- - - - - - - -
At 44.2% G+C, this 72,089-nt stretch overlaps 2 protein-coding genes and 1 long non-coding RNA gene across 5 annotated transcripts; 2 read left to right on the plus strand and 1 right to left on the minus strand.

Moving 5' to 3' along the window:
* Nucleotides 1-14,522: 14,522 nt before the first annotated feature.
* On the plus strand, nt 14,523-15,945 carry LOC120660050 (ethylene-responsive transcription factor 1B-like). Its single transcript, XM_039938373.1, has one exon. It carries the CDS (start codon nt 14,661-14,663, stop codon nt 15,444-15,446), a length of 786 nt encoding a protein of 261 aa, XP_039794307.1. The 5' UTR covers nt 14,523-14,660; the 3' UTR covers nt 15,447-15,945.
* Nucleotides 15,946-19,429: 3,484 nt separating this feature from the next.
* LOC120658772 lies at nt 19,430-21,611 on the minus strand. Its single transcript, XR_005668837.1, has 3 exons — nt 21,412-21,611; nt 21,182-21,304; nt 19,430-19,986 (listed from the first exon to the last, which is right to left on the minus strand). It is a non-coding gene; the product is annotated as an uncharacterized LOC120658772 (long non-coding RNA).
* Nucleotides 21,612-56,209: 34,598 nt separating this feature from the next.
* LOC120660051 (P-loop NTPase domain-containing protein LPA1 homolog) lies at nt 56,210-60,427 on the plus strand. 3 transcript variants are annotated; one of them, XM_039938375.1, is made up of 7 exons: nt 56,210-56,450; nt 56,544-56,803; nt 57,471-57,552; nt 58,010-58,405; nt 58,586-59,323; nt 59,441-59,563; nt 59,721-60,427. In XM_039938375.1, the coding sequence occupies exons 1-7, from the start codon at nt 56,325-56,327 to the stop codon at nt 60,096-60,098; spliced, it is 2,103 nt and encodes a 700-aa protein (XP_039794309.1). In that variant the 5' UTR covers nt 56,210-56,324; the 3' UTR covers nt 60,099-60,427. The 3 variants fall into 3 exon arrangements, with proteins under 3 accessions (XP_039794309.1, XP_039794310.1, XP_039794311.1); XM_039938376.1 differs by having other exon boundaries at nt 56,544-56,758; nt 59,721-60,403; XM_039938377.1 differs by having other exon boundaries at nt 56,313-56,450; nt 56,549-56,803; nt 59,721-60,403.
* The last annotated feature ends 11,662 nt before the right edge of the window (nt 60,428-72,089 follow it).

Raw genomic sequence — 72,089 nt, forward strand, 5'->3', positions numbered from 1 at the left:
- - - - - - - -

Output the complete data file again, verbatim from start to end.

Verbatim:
At 44.2% G+C, this 72,089-nt stretch overlaps 2 protein-coding genes and 1 long non-coding RNA gene across 5 annotated transcripts; 2 read left to right on the plus strand and 1 right to left on the minus strand.

Moving 5' to 3' along the window:
* Nucleotides 1-14,522: 14,522 nt before the first annotated feature.
* On the plus strand, nt 14,523-15,945 carry LOC120660050 (ethylene-responsive transcription factor 1B-like). Its single transcript, XM_039938373.1, has one exon. It carries the CDS (start codon nt 14,661-14,663, stop codon nt 15,444-15,446), a length of 786 nt encoding a protein of 261 aa, XP_039794307.1. The 5' UTR covers nt 14,523-14,660; the 3' UTR covers nt 15,447-15,945.
* Nucleotides 15,946-19,429: 3,484 nt separating this feature from the next.
* LOC120658772 lies at nt 19,430-21,611 on the minus strand. Its single transcript, XR_005668837.1, has 3 exons — nt 21,412-21,611; nt 21,182-21,304; nt 19,430-19,986 (listed from the first exon to the last, which is right to left on the minus strand). It is a non-coding gene; the product is annotated as an uncharacterized LOC120658772 (long non-coding RNA).
* Nucleotides 21,612-56,209: 34,598 nt separating this feature from the next.
* LOC120660051 (P-loop NTPase domain-containing protein LPA1 homolog) lies at nt 56,210-60,427 on the plus strand. 3 transcript variants are annotated; one of them, XM_039938375.1, is made up of 7 exons: nt 56,210-56,450; nt 56,544-56,803; nt 57,471-57,552; nt 58,010-58,405; nt 58,586-59,323; nt 59,441-59,563; nt 59,721-60,427. In XM_039938375.1, the coding sequence occupies exons 1-7, from the start codon at nt 56,325-56,327 to the stop codon at nt 60,096-60,098; spliced, it is 2,103 nt and encodes a 700-aa protein (XP_039794309.1). In that variant the 5' UTR covers nt 56,210-56,324; the 3' UTR covers nt 60,099-60,427. The 3 variants fall into 3 exon arrangements, with proteins under 3 accessions (XP_039794309.1, XP_039794310.1, XP_039794311.1); XM_039938376.1 differs by having other exon boundaries at nt 56,544-56,758; nt 59,721-60,403; XM_039938377.1 differs by having other exon boundaries at nt 56,313-56,450; nt 56,549-56,803; nt 59,721-60,403.
* The last annotated feature ends 11,662 nt before the right edge of the window (nt 60,428-72,089 follow it).

Raw genomic sequence — 72,089 nt, forward strand, 5'->3', positions numbered from 1 at the left: